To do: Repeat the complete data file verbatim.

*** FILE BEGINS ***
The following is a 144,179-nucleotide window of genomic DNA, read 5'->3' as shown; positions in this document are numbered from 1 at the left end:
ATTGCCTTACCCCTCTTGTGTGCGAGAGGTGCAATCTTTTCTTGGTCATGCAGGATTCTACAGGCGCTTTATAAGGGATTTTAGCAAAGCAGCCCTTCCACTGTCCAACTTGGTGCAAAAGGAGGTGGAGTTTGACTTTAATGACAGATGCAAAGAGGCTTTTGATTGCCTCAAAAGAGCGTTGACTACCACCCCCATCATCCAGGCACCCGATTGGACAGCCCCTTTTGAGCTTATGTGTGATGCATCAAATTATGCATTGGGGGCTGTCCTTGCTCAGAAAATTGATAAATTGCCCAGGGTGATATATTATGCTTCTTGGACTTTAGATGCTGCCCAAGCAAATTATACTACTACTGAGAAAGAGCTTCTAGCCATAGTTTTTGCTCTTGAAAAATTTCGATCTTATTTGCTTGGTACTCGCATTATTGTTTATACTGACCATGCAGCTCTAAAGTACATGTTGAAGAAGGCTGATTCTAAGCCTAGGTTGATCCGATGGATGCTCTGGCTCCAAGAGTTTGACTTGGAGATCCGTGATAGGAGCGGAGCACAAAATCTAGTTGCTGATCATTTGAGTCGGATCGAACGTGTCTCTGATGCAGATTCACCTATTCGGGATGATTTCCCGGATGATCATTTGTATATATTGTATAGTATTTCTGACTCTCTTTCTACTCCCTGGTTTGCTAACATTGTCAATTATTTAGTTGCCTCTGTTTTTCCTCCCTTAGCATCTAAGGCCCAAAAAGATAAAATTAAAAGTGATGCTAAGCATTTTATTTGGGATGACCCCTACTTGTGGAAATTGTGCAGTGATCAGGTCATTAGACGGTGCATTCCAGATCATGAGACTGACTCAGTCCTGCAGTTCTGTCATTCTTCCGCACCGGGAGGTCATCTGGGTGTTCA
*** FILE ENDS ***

The following is a 144,179-nucleotide window of genomic DNA, read 5'->3' as shown; positions in this document are numbered from 1 at the left end:
ATTGCCTTACCCCTCTTGTGTGCGAGAGGTGCAATCTTTTCTTGGTCATGCAGGATTCTACAGGCGCTTTATAAGGGATTTTAGCAAAGCAGCCCTTCCACTGTCCAACTTGGTGCAAAAGGAGGTGGAGTTTGACTTTAATGACAGATGCAAAGAGGCTTTTGATTGCCTCAAAAGAGCGTTGACTACCACCCCCATCATCCAGGCACCCGATTGGACAGCCCCTTTTGAGCTTATGTGTGATGCATCAAATTATGCATTGGGGGCTGTCCTTGCTCAGAAAATTGATAAATTGCCCAGGGTGATATATTATGCTTCTTGGACTTTAGATGCTGCCCAAGCAAATTATACTACTACTGAGAAAGAGCTTCTAGCCATAGTTTTTGCTCTTGAAAAATTTCGATCTTATTTGCTTGGTACTCGCATTATTGTTTATACTGACCATGCAGCTCTAAAGTACATGTTGAAGAAGGCTGATTCTAAGCCTAGGTTGATCCGATGGATGCTCTGGCTCCAAGAGTTTGACTTGGAGATCCGTGATAGGAGCGGAGCACAAAATCTAGTTGCTGATCATTTGAGTCGGATCGAACGTGTCTCTGATGCAGATTCACCTATTCGGGATGATTTCCCGGATGATCATTTGTATATATTGTATAGTATTTCTGACTCTCTTTCTACTCCCTGGTTTGCTAACATTGTCAATTATTTAGTTGCCTCTGTTTTTCCTCCCTTAGCATCTAAGGCCCAAAAAGATAAAATTAAAAGTGATGCTAAGCATTTTATTTGGGATGACCCCTACTTGTGGAAATTGTGCAGTGATCAGGTCATTAGACGGTGCATTCCAGATCATGAGACTGACTCAGTCCTGCAGTTCTGTCATTCTTCCGCACCGGGAGGTCATCTGGGTGTTCA